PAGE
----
Tara Roberts tests her wolf whistle during a recent workshop. Photo by Samuel Wilson.

Whistles, rattles and clappers have traditionally been an important part of Native culture in Southeast Alaska, but the instruments are less common now. Working with the Smithsonian Institute’s Arctic Studies Center, the Totem Heritage Center hosted a whistle making workshop this month.

About 10 students sit surrounded by cedar shavings after two days of carving.


Gianna Willard and her husband Tim Flanery each work on a whistle. Photo by Samuel Wilson

Instructor John Hudson has been carving for more than 30 years, but made his first cedar wind instrument about seven years ago. At the time ,he didn’t know anyone making them.


“You don’t really see a lot of people using them now, and you don’t really see them out in the forefront now.”

However when he had the chance to look through the Smithsonian archives in Maryland he saw quite a different picture. “I was kind of shocked that there were hundreds and hundreds of examples of whistles  and reed instruments. I had the opportunity to look at them and shine lights in them. Kind of see how they worked, and we even X-rayed some.”

Two halves of a fish whistle. Photo by Samuel Wilson.

Two halves of a fish whistle. Photo by Samuel Wilson.

After he understood how they worked, he started carving his own and teaching others to do the same. The traditional uses for wind instruments are varied. Some were for personal ritual, anthropologists documented some were used to represent supernatural events, and many were carved in the form of salmon and halibut to call the fish spirits for a bountiful catch.

“There’s lots of reasons and I don’t quite understand all of them. We might want to take some of these things and kind of make it more relevant to us today and come up with our own reasons for using some of these things.”


De Havilland Beaver whistle. Photo by Samuel Wilson.

Longtime pilot Eddie Clark carved a detailed de Havilland Beaver whistle.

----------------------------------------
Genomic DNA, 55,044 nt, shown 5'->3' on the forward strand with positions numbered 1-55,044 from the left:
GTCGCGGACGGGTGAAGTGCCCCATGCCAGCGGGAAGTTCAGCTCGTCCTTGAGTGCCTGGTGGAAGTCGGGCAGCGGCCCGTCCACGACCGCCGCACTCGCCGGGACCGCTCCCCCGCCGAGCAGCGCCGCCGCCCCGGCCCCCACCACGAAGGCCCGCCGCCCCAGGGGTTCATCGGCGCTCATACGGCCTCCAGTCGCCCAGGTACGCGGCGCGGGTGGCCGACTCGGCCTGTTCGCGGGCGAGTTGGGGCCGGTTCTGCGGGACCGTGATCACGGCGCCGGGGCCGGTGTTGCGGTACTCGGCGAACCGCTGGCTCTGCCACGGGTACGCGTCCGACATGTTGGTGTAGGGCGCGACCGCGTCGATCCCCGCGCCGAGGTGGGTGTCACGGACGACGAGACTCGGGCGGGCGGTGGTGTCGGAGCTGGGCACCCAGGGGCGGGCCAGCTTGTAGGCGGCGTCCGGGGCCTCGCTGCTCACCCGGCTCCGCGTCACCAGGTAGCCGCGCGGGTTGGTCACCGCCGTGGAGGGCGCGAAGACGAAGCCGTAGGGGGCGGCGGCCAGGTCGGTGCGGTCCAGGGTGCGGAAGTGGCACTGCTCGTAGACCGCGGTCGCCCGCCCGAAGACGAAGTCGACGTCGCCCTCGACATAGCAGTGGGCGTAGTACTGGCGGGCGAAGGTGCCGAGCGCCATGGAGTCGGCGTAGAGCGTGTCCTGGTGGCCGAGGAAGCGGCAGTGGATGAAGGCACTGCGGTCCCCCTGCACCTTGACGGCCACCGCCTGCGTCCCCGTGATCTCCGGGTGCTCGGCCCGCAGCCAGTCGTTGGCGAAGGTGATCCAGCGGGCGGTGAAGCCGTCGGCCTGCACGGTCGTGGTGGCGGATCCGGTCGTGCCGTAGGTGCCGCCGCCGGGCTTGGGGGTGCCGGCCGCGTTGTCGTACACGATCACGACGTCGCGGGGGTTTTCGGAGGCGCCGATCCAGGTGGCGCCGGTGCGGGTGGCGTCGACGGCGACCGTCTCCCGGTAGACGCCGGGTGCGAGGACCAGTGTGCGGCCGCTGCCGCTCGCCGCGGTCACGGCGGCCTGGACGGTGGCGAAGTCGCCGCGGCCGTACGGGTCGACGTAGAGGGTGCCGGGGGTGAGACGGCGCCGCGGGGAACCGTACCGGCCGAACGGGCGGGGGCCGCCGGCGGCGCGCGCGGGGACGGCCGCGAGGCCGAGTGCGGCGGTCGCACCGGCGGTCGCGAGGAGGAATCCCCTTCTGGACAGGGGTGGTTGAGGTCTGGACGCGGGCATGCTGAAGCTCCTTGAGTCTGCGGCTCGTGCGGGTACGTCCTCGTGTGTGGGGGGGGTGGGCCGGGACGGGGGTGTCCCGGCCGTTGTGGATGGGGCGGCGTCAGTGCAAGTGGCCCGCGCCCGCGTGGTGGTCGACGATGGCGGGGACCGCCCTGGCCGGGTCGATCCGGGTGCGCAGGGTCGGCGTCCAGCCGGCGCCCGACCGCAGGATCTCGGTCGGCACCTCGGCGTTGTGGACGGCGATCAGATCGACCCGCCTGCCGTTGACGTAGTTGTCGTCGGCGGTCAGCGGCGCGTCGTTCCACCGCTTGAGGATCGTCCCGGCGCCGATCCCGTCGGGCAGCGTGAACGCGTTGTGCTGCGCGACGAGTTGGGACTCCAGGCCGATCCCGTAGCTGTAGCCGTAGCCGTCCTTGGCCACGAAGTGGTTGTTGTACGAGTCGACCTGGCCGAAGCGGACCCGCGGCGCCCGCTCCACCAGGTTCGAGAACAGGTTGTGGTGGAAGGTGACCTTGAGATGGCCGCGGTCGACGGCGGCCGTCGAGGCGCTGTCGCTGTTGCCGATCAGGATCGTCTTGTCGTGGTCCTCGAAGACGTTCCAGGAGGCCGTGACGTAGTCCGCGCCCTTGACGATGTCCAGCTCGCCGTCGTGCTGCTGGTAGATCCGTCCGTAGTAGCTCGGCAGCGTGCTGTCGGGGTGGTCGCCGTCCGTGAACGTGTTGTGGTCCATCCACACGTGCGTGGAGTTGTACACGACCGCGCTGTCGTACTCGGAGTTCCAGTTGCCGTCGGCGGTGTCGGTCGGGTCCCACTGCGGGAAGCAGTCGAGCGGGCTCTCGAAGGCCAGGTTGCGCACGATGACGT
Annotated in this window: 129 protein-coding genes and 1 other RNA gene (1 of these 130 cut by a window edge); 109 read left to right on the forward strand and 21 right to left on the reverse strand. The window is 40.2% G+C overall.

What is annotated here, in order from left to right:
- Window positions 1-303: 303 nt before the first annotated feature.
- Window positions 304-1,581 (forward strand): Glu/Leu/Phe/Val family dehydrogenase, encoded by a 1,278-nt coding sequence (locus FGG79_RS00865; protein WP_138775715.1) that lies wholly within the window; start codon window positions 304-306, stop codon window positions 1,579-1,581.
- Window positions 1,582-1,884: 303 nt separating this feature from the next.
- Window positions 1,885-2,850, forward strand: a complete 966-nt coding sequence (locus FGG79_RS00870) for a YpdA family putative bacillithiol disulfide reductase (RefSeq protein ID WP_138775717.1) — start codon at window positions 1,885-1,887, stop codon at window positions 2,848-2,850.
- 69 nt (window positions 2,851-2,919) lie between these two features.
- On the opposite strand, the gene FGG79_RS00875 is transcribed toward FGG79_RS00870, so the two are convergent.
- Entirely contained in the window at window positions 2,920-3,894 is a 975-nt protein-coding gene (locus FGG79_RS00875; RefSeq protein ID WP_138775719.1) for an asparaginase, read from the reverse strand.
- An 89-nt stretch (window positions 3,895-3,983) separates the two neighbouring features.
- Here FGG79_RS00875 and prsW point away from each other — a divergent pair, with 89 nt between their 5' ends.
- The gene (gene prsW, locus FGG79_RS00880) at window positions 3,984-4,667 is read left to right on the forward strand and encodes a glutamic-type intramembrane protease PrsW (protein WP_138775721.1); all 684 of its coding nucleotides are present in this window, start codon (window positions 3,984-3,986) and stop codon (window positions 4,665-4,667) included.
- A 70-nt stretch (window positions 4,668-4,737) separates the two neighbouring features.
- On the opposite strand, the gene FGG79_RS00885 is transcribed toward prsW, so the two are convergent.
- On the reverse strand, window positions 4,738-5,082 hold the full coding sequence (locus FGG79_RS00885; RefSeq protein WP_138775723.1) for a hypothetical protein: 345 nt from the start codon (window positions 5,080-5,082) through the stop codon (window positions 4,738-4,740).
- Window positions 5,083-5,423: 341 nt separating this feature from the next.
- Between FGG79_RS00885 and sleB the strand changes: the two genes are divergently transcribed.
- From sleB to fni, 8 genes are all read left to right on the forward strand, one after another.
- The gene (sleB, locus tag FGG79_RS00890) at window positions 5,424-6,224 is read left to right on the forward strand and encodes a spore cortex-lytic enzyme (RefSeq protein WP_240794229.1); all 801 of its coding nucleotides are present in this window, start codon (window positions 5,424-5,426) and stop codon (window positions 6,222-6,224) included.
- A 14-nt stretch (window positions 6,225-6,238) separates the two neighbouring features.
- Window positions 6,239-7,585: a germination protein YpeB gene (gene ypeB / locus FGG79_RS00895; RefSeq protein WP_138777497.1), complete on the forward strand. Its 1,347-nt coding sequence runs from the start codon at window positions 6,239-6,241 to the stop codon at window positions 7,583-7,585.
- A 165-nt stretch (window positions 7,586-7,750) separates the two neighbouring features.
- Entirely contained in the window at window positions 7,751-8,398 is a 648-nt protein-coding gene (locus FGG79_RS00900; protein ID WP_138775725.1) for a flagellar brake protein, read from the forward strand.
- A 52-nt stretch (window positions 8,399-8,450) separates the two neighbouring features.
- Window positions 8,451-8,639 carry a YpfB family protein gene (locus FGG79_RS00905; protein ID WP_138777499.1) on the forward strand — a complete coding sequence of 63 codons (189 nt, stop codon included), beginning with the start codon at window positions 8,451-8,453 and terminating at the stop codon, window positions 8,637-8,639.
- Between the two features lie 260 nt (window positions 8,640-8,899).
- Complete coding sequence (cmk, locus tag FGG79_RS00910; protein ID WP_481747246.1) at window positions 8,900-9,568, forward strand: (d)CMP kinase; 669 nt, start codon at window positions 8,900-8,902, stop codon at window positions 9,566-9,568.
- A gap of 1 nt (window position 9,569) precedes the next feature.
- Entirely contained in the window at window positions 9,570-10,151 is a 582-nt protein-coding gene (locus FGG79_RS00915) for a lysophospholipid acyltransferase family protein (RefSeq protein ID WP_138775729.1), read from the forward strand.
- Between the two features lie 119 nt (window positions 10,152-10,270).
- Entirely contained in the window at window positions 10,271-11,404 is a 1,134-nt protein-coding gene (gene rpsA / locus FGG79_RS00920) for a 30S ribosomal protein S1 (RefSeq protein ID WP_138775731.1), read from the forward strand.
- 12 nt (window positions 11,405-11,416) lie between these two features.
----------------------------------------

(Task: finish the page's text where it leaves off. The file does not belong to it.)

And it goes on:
Ellen Carrlee carved a seal whistle.“ And then I’m going to try to figure out what his insides look like and make a map of that with paint on his tummy because I’m doing research on gut skin.”

For Tara Roberts, the idea to carve a howling wolf came quickly. Her sweatshirt says “Wolves make me happy. You not so much.”

“I love wolves. I worked in wolf sanctuary and also my clan is the wolf.” She was also working on a second whistle, a heart for her daughter. “Oh I’m getting noise. At least I’m hearing something.”

The whistles each started as a block of cedar. After the students chose a shape, the wood was split in half, and students used carving tools to hollow two inner chambers on each half and shape the outer design. The deeper the air chamber, the deeper the sound.

Then, an opening to blow into, and above the hollow chamber: a slit. So when someone blows, the air is forced through, creating a sound.


Instructor John Hudson tests a whistle at a whistle making workshop on November 8, 2015. Photo by Samuel Wilson.

Traditionally the two pieces were tied together with spruce roots, but today the students are use wood glue.

The workshop was a part of a week-long residency program in Anchorage, but Hudson was glad this portion was in Southeast. “ They thought that since these traditions were from the Southeast area of Alaska that it would be fun to bring it here and I’m right over in Metlakatla, so it’s been really cool doing it here in Ketchikan.”

While a weekend workshop alone can’t bring the whistle back into prominence, there are now a dozen or so new cedar whistles in Southeast, each with an individual intention and unique sound.